Crazy Rich Asians, by Kevin Kwan

Crazy rich Asians, by Kevin Kwan (Paperback: 544 pages, Publisher: Anchor Canada, May 20, 2014)

I picked this one because of my fascination with the…errmmm…crazy rich Asians making new homes in Canada, chasing up property values and adding a feng shui flavour to the little grey homes in our street.

It was moderately entertaining, and completely forgettable. It reads like a product or property catalogue, and Kwan defines sophistication and elegance by brand and dollar value. In that sense, his descriptions of the afore-mentioned crazy, rich Asians simply emphasize the image of the characters as a group, as shallow, materialistic, and prestige-hungry. Even with Mandarin and Malay phrases thrown in to add authenticity, the plot is as thin as diet soup and the explanation for the romantic entanglement is, frankly, condescending: the Chinese-born American mother turns out to be the heroine with the elevated set of morals. Trust Americans to save the day.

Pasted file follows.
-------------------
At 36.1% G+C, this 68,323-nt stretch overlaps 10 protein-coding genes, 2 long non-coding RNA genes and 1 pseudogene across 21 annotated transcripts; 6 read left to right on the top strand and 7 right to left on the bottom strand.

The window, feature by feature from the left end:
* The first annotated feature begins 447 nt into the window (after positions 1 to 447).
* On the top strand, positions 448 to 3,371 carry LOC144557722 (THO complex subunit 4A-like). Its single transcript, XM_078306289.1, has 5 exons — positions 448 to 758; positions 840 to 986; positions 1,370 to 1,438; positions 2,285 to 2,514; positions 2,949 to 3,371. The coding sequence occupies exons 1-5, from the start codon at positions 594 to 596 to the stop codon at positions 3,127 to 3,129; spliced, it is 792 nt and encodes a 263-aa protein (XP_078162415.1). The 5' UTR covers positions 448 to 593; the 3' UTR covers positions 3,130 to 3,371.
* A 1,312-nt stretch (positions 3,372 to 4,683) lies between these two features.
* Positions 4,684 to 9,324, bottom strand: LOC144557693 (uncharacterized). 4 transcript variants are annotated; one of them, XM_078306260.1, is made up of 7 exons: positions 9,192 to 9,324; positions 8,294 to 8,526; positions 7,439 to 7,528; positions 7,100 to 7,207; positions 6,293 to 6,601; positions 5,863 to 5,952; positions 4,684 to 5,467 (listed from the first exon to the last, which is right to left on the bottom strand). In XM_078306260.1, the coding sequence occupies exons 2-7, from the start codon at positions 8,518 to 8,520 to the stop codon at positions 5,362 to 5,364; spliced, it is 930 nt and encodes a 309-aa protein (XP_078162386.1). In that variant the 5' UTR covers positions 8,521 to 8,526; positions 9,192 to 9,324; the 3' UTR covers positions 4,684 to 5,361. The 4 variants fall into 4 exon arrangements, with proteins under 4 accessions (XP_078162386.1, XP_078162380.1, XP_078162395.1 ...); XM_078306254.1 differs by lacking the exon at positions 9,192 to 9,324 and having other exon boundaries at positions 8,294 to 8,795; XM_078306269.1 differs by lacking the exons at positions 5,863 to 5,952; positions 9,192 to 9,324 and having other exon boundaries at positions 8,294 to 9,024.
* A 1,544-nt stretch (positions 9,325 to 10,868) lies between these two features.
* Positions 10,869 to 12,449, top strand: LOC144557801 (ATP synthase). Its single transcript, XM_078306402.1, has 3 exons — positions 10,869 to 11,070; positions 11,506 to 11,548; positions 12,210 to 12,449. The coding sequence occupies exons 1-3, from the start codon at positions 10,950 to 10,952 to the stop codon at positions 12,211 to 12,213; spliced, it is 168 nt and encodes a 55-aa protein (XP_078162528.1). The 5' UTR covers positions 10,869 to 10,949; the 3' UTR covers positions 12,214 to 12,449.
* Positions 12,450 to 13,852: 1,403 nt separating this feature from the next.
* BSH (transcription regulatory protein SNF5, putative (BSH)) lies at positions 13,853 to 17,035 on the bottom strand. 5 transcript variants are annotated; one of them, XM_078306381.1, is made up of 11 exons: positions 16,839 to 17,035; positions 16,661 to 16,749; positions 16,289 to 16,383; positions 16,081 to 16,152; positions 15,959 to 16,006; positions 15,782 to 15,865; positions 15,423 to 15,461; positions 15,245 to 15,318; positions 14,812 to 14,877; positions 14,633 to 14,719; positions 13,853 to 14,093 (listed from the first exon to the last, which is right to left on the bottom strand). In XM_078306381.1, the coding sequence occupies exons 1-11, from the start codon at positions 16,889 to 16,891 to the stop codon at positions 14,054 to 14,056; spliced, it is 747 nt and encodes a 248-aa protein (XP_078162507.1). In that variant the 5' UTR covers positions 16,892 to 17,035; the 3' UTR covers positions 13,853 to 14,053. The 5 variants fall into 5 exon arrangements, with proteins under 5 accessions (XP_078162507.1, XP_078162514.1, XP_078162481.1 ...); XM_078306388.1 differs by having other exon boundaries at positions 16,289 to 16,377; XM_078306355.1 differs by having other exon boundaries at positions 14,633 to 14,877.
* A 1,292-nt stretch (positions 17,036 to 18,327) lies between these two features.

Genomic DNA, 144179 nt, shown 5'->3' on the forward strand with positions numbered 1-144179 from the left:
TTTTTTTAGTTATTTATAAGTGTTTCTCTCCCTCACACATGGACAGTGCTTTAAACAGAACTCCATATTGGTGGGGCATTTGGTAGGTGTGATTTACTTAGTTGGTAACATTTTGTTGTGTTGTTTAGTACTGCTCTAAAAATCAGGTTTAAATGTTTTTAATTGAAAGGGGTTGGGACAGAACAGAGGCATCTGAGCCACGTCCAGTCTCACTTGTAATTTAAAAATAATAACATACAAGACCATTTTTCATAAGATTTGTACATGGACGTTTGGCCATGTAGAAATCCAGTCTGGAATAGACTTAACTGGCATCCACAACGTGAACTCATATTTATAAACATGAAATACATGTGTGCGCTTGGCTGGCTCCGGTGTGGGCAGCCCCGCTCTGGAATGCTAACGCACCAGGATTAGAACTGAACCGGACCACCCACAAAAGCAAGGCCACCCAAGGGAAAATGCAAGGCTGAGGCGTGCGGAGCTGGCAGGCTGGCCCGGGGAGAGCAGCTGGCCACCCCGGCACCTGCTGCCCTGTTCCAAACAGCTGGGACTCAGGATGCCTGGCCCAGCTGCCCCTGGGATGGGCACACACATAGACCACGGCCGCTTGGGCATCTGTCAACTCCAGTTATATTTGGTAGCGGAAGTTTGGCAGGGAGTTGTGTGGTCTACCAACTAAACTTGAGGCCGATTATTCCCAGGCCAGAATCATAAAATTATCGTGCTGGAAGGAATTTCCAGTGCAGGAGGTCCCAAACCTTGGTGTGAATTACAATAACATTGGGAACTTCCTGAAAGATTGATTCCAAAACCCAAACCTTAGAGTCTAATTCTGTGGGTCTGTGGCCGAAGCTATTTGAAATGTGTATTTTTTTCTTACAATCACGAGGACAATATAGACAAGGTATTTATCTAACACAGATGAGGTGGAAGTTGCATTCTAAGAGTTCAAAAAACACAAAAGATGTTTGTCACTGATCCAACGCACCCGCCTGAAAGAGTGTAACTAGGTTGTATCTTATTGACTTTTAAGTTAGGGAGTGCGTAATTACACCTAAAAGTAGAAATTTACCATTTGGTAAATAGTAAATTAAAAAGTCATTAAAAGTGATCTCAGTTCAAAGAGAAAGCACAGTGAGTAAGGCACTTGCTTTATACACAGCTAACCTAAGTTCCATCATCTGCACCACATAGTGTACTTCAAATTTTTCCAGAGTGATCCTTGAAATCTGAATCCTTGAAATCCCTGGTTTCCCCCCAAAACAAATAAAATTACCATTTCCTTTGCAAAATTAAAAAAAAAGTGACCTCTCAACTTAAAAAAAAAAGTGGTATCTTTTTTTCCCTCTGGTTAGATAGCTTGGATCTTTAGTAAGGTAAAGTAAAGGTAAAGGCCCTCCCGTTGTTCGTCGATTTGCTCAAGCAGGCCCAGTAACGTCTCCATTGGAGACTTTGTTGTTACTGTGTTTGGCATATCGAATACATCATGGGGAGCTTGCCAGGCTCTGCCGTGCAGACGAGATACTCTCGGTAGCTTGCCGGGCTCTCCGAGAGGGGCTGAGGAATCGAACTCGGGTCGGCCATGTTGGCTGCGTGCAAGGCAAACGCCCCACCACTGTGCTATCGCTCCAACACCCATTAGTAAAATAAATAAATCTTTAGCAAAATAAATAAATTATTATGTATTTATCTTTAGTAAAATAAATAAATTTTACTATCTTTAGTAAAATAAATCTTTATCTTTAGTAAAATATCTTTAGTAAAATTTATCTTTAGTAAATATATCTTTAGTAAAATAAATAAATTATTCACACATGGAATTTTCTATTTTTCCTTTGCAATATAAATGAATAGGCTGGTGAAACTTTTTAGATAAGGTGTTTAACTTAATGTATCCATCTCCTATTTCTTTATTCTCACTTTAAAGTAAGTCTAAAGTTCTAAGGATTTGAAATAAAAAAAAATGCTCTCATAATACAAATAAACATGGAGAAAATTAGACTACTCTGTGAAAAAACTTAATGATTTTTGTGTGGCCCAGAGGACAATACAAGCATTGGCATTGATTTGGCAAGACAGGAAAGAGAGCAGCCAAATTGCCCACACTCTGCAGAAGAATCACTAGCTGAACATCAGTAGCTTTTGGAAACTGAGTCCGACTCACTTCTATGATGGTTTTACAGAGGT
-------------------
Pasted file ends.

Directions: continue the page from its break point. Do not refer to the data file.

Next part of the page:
This was Kevin Kwan’s debut novel, and he fell squarely into most of the traps of spouting clichés, stereotypes and truisms.

About M. Bijman

Avid reader, longtime writer of book reviews and literary analyses. Interested in literature, creativity and cognition, language and linguistics, musicology, and technology. Occasionally writes poems and bits of music.

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